San Diego

North County Report: Escondido’s Police Budget Is Going Up

June 23, 2021

Despite group calls for to reallocate public security funds away from the police finances, Escondido officers are setting apart practically $3 million greater than final year’s finances to reinstate officers who can work on homeless outreach and site visitors enforcement, increase salaries and improve the town’s emergency response system.

The metropolis’s finances for the police division for the upcoming fiscal year is greater than $49 million.

“The increase is not that big of a deal,” Escondido Mayor Paul McNamara wrote in an e-mail to Voice of San Diego.

But it’s to activists who’ve been calling for the town to place much less money into the Police Department and extra money into social providers. About three dozen folks challenged the hike at a latest City Council meeting, the Union-Tribune reported. Many of them argued the money could possibly be higher spent on serving to the homeless get off the streets. (Escondido has the very best variety of homeless residents in North County, according to San Diego’s latest point-in-time count.)

Leyel Joy Malavé, an organizer with the activist group We the People Escondido, stated she’s not shocked that the City Council authorised the rise. Escondido’s police finances has trended upward over the past 5 years, although final year’s $45.6 million police finances represented a slight decline from the year prior.

Community activists like Malavé, Yusef Miller of the Racial Justice Coalition and others joined a nationwide motion to “defund the police” and reallocate funds to group providers following the homicide of George Floyd in Minneapolis final summer season. They argued that armed cops disproportionately goal folks of coloration and are not the proper folks to answer psychological health-related calls. Malavé’s group is constant to push for a police oversight committee, however Malave informed me she hasn’t obtained an ample response from metropolis leaders.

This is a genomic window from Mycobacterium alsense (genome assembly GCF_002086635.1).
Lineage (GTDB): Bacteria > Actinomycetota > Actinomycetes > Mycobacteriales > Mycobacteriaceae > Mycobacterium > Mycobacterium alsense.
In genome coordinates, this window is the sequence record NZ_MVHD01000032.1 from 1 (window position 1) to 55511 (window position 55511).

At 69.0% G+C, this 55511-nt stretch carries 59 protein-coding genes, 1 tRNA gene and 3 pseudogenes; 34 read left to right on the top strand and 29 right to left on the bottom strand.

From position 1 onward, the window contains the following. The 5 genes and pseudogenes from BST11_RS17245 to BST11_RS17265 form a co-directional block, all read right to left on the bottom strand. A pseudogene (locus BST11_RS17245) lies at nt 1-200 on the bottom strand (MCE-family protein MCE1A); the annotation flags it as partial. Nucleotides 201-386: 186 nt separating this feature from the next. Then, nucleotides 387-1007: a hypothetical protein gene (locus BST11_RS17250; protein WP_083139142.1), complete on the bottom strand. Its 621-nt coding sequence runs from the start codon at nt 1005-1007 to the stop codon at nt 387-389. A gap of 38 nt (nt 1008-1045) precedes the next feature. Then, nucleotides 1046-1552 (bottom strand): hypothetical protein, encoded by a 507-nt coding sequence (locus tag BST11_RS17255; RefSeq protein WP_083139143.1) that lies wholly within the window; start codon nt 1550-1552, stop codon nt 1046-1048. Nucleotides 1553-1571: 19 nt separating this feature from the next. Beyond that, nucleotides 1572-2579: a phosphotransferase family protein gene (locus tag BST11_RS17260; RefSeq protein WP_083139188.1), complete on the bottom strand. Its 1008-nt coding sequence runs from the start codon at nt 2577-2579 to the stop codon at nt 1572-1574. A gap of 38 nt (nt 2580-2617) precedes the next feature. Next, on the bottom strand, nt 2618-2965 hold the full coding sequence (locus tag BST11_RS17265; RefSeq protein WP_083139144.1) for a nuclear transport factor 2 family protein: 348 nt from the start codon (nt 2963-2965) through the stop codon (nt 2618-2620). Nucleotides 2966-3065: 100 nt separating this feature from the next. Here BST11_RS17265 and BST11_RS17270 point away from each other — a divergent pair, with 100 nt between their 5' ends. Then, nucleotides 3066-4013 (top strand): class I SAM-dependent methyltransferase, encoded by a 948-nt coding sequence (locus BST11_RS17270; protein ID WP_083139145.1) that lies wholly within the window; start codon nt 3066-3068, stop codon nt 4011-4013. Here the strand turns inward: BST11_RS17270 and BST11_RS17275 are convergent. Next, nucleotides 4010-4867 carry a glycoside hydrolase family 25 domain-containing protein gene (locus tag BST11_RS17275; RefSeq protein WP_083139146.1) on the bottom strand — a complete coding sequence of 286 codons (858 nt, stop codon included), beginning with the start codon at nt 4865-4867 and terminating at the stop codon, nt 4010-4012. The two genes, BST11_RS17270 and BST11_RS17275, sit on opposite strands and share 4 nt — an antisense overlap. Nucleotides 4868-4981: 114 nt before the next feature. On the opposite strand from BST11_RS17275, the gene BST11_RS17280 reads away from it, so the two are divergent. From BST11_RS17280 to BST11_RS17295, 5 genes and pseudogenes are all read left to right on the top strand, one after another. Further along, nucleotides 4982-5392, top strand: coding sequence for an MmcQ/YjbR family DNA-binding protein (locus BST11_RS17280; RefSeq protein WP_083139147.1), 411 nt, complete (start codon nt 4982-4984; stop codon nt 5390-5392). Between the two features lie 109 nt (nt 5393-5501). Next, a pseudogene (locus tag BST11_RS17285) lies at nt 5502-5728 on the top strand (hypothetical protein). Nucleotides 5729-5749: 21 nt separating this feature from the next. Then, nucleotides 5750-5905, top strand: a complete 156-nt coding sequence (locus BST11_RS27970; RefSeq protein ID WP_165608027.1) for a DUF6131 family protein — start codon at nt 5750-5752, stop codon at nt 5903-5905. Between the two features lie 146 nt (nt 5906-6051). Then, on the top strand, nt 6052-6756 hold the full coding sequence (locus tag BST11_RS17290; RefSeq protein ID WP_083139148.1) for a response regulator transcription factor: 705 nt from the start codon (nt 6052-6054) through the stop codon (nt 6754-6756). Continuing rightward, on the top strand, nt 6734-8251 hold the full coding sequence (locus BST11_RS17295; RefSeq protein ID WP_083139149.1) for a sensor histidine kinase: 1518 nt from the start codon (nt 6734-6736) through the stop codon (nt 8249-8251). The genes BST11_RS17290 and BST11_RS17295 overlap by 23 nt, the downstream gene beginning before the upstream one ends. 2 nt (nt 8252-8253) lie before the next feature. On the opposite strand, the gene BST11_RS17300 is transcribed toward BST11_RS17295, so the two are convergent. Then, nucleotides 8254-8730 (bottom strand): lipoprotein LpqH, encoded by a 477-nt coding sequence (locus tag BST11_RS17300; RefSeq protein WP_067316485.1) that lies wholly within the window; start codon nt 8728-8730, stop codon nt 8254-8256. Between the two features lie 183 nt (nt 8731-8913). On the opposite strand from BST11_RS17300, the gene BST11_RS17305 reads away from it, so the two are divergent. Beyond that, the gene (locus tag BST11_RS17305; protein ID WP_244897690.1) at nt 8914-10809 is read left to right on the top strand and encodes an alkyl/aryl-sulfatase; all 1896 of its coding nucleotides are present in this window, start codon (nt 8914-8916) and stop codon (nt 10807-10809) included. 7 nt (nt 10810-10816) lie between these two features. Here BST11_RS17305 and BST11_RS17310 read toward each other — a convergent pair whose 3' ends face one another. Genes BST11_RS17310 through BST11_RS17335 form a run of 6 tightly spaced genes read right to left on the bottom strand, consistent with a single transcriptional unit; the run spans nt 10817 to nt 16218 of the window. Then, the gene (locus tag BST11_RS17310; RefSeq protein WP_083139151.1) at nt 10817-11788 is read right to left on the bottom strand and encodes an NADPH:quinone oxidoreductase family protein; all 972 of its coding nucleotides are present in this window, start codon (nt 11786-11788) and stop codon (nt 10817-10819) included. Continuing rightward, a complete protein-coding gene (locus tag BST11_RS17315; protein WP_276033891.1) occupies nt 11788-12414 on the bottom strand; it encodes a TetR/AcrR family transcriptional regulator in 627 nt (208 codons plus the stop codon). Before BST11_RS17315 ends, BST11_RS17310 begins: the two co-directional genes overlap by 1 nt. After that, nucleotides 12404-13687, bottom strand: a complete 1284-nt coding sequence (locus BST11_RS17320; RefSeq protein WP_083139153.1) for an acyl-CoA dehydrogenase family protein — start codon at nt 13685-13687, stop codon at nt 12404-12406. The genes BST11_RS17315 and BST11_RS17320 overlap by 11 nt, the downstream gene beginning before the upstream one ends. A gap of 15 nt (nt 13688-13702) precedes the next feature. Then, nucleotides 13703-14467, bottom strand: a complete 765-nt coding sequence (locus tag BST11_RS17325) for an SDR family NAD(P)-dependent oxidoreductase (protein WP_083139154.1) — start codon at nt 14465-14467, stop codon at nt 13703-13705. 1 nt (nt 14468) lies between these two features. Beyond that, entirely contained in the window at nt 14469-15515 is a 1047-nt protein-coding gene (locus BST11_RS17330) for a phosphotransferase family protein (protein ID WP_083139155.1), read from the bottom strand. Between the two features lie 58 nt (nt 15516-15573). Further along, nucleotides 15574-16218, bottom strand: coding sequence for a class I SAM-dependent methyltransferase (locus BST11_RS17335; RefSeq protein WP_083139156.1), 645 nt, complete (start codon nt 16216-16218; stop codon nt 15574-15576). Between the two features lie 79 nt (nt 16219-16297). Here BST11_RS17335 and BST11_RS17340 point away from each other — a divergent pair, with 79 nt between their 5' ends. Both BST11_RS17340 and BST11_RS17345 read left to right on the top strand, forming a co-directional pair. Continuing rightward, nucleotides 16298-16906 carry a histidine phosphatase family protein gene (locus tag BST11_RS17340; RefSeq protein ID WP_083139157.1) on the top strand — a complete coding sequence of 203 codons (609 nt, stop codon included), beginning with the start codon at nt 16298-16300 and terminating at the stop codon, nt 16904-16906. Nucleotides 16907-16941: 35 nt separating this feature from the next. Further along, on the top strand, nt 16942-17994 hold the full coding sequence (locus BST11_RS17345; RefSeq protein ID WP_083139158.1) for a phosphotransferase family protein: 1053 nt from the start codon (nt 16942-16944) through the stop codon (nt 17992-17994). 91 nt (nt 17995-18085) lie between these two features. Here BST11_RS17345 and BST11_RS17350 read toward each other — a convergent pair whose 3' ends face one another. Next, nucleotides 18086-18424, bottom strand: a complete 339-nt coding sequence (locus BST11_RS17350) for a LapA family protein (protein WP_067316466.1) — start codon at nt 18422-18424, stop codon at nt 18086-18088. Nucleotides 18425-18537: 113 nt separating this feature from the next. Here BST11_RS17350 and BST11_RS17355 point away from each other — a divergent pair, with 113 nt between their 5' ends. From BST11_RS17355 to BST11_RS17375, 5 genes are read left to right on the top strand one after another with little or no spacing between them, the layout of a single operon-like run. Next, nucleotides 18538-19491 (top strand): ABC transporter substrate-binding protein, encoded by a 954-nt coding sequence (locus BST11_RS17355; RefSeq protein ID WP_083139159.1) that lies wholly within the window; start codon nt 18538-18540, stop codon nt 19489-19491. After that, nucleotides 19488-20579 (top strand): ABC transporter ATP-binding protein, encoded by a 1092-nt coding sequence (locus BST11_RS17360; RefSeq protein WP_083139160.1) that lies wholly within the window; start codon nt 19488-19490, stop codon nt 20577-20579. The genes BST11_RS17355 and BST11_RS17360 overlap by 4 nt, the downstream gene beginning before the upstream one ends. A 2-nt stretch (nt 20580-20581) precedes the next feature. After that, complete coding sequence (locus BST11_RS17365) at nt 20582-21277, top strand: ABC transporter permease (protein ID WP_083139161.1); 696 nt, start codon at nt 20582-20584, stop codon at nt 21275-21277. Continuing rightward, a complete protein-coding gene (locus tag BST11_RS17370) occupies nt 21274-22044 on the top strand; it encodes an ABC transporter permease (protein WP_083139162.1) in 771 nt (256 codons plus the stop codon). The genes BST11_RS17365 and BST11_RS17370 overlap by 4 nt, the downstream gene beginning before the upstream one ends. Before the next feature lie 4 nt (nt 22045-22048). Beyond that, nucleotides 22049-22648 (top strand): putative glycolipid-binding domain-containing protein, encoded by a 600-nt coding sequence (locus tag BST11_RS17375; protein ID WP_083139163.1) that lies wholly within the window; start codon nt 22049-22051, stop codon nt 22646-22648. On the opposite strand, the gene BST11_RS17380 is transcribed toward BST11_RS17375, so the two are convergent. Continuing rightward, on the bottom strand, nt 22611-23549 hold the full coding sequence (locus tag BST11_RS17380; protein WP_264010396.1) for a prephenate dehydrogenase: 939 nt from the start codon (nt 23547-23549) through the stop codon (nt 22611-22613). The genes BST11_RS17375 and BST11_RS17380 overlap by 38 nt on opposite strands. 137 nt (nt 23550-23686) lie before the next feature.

“Pretty much any kind of talk about racial inequality and systematic racism isn’t really acknowledged here in Escondido, she said. “They positively actually ignore it.”

Though the movement was started to address racial justice, in Escondido it’s taken a turn to also advocate for the city’s homeless population after Escondido police officer Chad Moore shot and killed Steven Olson, a homeless man who police officers on the team frequently interacted with, in April. Following the shooting, activists pressed the Escondido City Council again to adopt an independent oversight committee and cut police funding while beefing up social services.

Before the City Council approved the additional spending on police, the group wrote, “Don’t overlook what we marched for final summer season! We should proceed to use stress on our native authorities!” in a social media post. The group also provided residents with talking points about how funding for drug addiction and other services will prevent crime in the long term.

This week, McNamara and Escondido Police Chief Ed Varso said in separate interviews that it’s not ideal for police officers to respond to homeless needs in the community, but argued that officers are still first responders and the department needs the extra funding to create relationships with the homeless community before they end up in crisis. They both praised a county program that assigns mental health professionals to respond to certain calls with police officers, called the Psychiatric Emergency Response Team, but said they need more of those responders to address the needs at all times of the day.